I’ve never opposed voting on moral principle. Of course, I oppose government on moral principle, but, Patriotically Correct mythology to one side, the notion that casting a vote has any meaningful relationship to controlling the apparatus of government is one of the more ridiculous lies that representative democracies — that is, elective oligarchies — such as the United States government love to promote. Defensive voting is not immoral; it’s a strategy. But strategies may be foolish. And if the last few election cycles have proved anything, they’ve proved that this is a strategy with no pay-off. No matter how many times you change out the party in power, the interests of power remain the same, and even when you win, you lose.

So I am boycotting the election today. I hope that you will too. I will not vote for any candidate for political office, Democrat, Republican, or other, no matter what promises they make, and no matter what party they come from. I do not support them as candidates, and I do not support the oligarchical political machine they represent. If the last few election cycles prove anything, they prove that power-plays beat promises every time. It’s not just a few radicals who have noticed that something is deeply wrong; it’s not just a handful of malcontents who know that we need a radically different direction, away from the insane and destructive Beltway consensus — away from this government’s wars, this government’s bail-outs, this government’s secret surveillance, corporate health-insurance cartels, PATRIOT Acts, runaway police powers, catastrophic economic policeis, shameless fear-mongering and constant, unremitting power-grabs. But people have HOPEd and parties have CHANGEd and if it all accomplished anything at all, it was only to prove that we’re never going to get anything but more of the same as long as we maintain a false hope in electoral politics. If what you want is social progress, there is no shortcut around principled agitation, grassroots social movements, community organizing, civil disobedience and direct action. There is no low-calorie political substitute for D.I.Y. social transformation. Elections and party politicking are no way to make a revolution. They’re not even a way to make small change.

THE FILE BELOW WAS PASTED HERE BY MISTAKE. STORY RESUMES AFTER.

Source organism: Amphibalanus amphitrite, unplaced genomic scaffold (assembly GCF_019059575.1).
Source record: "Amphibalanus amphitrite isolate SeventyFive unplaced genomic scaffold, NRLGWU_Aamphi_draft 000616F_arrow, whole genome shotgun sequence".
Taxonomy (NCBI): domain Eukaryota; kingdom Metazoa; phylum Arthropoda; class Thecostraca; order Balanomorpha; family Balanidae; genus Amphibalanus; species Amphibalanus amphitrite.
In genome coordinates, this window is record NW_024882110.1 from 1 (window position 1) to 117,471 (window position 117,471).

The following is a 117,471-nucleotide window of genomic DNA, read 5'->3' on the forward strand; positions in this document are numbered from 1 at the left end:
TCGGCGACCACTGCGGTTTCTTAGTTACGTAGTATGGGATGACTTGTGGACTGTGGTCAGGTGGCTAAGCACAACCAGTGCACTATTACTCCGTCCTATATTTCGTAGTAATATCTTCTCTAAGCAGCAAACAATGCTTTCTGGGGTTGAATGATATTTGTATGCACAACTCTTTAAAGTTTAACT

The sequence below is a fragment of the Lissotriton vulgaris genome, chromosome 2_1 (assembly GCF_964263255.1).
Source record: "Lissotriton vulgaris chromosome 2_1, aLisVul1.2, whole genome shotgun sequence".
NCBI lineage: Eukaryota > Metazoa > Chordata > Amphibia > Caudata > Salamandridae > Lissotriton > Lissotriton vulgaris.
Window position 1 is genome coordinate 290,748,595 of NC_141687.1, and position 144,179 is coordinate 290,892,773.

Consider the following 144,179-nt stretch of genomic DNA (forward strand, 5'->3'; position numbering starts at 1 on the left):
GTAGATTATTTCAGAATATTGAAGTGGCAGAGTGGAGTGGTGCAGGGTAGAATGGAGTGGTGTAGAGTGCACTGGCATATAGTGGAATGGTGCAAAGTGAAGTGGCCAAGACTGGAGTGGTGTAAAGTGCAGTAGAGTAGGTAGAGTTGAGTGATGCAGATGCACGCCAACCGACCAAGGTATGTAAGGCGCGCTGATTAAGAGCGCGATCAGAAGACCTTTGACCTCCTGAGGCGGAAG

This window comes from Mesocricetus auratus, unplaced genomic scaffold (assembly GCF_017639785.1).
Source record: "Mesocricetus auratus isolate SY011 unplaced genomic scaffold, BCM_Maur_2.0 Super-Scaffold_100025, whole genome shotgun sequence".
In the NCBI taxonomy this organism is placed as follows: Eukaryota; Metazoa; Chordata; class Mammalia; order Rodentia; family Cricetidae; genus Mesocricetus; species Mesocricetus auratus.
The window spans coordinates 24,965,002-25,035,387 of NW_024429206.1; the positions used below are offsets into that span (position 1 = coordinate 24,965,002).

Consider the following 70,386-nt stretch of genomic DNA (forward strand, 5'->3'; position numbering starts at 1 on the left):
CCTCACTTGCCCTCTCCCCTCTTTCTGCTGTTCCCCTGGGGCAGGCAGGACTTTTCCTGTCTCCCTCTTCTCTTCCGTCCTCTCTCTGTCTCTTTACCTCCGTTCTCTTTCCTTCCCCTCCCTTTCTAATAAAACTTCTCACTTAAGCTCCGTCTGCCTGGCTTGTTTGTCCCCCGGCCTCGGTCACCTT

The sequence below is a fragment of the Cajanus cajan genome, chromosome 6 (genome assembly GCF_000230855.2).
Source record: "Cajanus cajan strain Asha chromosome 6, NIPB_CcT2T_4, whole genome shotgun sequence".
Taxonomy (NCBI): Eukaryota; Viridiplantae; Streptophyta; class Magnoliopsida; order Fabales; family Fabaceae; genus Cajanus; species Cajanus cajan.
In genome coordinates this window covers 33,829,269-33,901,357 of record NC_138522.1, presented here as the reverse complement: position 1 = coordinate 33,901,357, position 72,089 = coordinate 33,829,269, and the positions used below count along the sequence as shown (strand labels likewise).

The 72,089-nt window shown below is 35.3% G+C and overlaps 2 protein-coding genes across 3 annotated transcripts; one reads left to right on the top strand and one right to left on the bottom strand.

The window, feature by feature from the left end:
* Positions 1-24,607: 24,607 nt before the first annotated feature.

No matter who you vote for, the winner is always the government.

Predictive value

According to a theory popular among certain kinds of anti-voting anarchists, anarchists shouldn’t vote, and should encourage other people not to vote, because general participation in voting creates the perception that the elected government is legitimate, whereas if only a tiny handful of people voted, or nobody voted, it would expose democratic government as illegitimate, and spur people to resist them or simply shrug them off.

If that’s true, then we ought to expect anarchy to be breaking out any… day… now… in Pillsbury, North Dakota.

Somehow, though, I expect that what we’re much more likely to see is that the lack of a clear No will just be taken as good enough for a Yes, and the same old assholes will go on doing the same old thing and collecting the same old taxes anyway.

(Story via Lew Rockwell 2008-06-16.)

Please note, by the way, that this post is not intended as a brief in favor of voting. If everyone in town had showed up and voted against every candidate on the ticket, that would still be interpreted as legitimation for the State. There is literally nothing you could do with respect to a government election, whether voting for, or voting against, or abstaining from voting entirely, that statists will not interpret as legitimating the State. Statists will interpret any damn thing you could possibly do as legitimating the State; that’s just what statists do.